Throughout the month of May, the TakeBackMaryland Web site offered petitioners a script to use while soliciting signatures. The first three questions dealt with residency and voting status, and question four asked people whether they're for or against gay rights. Depending on their answer, petitioners were urged to respond as follows.

With folks who are for gay rights: "Great, by signing this referendum you give the voters of Maryland the opportunity to vote on the governor's Anti-discrimination Law for the 2002 election."

With folks who are undecided: "Great, by signing this petition, you give the voters of Maryland an opportunity to get better educated on the issue and a chance to decide how to vote on the 2002 ballot."

With folks who are against gay rights: "Great, by signing this referendum, you will first stop this bill from becoming law by October 1st and secondly will be placing it on the ballot for the 2002 election, so we as citizens can vote on it. Keep in mind, no pro-gay bill that has been placed on the ballot by referendum has ever won in America."

According to SBE, the group's approach is legal, as long as petitioners don't misrepresent facts. According to Humphreys, however, the message is misleading when directed at folks who aren't opposed to gay rights. He points to the script that was on the Web site that, he says, disappeared around the same time his organization began fielding complaints in early June from gay-rights supporters who had unwittingly signed the petition. And Donna Duncan, SBE's director of election management, confirms that she has received requests to have people's names removed.

"There is a provision in the election code that allows for an individual to submit a document in writing asking to have their name removed from the petition, and I have received several of those . . . approximately eight," Duncan says. "They say a variety of things, and in certain cases it indicates that they were misled."

Kerns could not be reached for comment by press time, but on June 14 he posted the following statement on TakeBackMaryland's Web site. "Our goal is simple, to have Maryland voters decide whether they agree with the homosexual agenda or not . . . We openly state that is our belief that SB 205 is a bad law which ultimately protects illegal and immoral behavior."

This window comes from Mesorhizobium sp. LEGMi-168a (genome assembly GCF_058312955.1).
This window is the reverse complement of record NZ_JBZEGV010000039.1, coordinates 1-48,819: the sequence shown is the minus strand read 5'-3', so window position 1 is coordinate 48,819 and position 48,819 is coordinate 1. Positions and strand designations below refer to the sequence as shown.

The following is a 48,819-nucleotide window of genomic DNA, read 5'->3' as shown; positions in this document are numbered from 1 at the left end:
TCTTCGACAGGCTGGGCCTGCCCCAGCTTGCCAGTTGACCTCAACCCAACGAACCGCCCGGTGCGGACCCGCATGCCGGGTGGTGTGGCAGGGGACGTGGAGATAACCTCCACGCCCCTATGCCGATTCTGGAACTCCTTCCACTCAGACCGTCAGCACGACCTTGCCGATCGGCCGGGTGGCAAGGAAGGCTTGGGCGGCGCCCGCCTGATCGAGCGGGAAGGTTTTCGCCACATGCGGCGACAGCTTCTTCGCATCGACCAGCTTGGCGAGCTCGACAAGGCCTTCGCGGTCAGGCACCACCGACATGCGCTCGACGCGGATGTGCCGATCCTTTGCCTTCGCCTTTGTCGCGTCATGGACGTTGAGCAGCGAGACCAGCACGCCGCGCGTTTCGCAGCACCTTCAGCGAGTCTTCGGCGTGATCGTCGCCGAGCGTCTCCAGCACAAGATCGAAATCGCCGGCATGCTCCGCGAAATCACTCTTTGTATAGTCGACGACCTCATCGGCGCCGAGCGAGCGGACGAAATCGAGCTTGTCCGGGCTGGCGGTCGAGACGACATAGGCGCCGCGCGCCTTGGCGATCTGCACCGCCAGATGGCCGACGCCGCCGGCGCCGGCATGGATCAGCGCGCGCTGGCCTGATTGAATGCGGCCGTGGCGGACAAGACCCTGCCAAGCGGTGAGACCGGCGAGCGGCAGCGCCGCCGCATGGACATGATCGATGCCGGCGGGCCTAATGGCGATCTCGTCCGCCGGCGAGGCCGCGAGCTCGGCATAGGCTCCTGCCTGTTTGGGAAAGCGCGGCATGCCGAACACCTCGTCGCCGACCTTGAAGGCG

Humphreys doesn't expect to stop TakeBackMaryland from reaching its goal. "If history is any indicator, they shouldn't have a problem getting 46,000 signatures," he says. But in hopes of alerting people that they may have been misled and that they can remove their names from the petition, Free State Justice has contacted 6,000 people via mail and e-mail. Two national gay civil-rights organizations--the Human Rights Campaign and the National Gay and Lesbian Task Force--are tapping their data bases as well.

Free State Justice does, however, expect to cripple TakeBackMaryland's referendum campaign should the issue make its way onto the 2002 ballot. They're meeting with local and national civil-rights groups now and studying other counties and states where campaigns opposing gay rights have been or are currently underway.

"I've seen it--I've seen a lot of commercials in Maine [where a gay-rights referendum campaign failed last year]--and it gets very dirty," Humphreys says, citing an ad used by anti-gay-rights advocates in which two flamboyant men were shown standing before a classroom of 5-year-olds teaching sex. "It's plain and simple. They're advocating for discrimination."

To remove a name from the petition, signers must send a written request to the State Board of Elections' Donna Duncan, to be received no later than June 30. Write the SBE at P.O. Box 6486, Annapolis, MD 21401-0486 or send e-mail to